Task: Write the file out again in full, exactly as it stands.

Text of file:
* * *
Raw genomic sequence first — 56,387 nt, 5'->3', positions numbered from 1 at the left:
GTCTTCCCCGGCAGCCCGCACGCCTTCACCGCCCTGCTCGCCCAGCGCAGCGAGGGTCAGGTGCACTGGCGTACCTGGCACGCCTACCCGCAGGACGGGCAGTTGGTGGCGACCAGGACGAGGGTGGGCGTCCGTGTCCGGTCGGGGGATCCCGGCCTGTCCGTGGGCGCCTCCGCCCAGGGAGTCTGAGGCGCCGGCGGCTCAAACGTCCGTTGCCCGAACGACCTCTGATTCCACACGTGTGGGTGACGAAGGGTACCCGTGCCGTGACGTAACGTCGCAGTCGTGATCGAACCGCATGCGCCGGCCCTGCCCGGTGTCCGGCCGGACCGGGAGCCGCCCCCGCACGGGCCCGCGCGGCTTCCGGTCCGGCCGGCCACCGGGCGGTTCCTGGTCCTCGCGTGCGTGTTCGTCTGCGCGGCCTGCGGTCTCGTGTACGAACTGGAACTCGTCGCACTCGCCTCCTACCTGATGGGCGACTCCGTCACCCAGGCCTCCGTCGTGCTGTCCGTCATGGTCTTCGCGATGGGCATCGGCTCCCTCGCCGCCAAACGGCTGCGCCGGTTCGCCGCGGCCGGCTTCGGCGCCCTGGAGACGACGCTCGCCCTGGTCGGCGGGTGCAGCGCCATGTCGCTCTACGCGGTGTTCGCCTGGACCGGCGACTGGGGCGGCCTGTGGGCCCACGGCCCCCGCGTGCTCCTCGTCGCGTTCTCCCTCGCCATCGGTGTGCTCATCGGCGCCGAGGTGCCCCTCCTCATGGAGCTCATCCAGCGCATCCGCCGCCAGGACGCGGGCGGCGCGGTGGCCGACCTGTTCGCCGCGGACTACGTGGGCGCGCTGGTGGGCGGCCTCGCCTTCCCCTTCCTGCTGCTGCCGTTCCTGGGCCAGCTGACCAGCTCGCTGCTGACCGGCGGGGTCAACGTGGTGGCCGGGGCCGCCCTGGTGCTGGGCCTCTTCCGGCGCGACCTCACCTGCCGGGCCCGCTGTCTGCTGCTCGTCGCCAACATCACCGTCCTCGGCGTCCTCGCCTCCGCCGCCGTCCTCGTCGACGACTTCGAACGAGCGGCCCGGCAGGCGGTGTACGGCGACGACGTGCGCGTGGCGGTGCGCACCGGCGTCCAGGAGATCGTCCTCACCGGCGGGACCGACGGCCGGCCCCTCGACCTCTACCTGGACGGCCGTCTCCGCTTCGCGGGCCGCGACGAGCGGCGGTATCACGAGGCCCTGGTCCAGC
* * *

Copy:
Raw genomic sequence first — 56,387 nt, 5'->3', positions numbered from 1 at the left:
GTCTTCCCCGGCAGCCCGCACGCCTTCACCGCCCTGCTCGCCCAGCGCAGCGAGGGTCAGGTGCACTGGCGTACCTGGCACGCCTACCCGCAGGACGGGCAGTTGGTGGCGACCAGGACGAGGGTGGGCGTCCGTGTCCGGTCGGGGGATCCCGGCCTGTCCGTGGGCGCCTCCGCCCAGGGAGTCTGAGGCGCCGGCGGCTCAAACGTCCGTTGCCCGAACGACCTCTGATTCCACACGTGTGGGTGACGAAGGGTACCCGTGCCGTGACGTAACGTCGCAGTCGTGATCGAACCGCATGCGCCGGCCCTGCCCGGTGTCCGGCCGGACCGGGAGCCGCCCCCGCACGGGCCCGCGCGGCTTCCGGTCCGGCCGGCCACCGGGCGGTTCCTGGTCCTCGCGTGCGTGTTCGTCTGCGCGGCCTGCGGTCTCGTGTACGAACTGGAACTCGTCGCACTCGCCTCCTACCTGATGGGCGACTCCGTCACCCAGGCCTCCGTCGTGCTGTCCGTCATGGTCTTCGCGATGGGCATCGGCTCCCTCGCCGCCAAACGGCTGCGCCGGTTCGCCGCGGCCGGCTTCGGCGCCCTGGAGACGACGCTCGCCCTGGTCGGCGGGTGCAGCGCCATGTCGCTCTACGCGGTGTTCGCCTGGACCGGCGACTGGGGCGGCCTGTGGGCCCACGGCCCCCGCGTGCTCCTCGTCGCGTTCTCCCTCGCCATCGGTGTGCTCATCGGCGCCGAGGTGCCCCTCCTCATGGAGCTCATCCAGCGCATCCGCCGCCAGGACGCGGGCGGCGCGGTGGCCGACCTGTTCGCCGCGGACTACGTGGGCGCGCTGGTGGGCGGCCTCGCCTTCCCCTTCCTGCTGCTGCCGTTCCTGGGCCAGCTGACCAGCTCGCTGCTGACCGGCGGGGTCAACGTGGTGGCCGGGGCCGCCCTGGTGCTGGGCCTCTTCCGGCGCGACCTCACCTGCCGGGCCCGCTGTCTGCTGCTCGTCGCCAACATCACCGTCCTCGGCGTCCTCGCCTCCGCCGCCGTCCTCGTCGACGACTTCGAACGAGCGGCCCGGCAGGCGGTGTACGGCGACGACGTGCGCGTGGCGGTGCGCACCGGCGTCCAGGAGATCGTCCTCACCGGCGGGACCGACGGCCGGCCCCTCGACCTCTACCTGGACGGCCGTCTCCGCTTCGCGGGCCGCGACGAGCGGCGGTATCACGAGGCCCTGGTCCAGC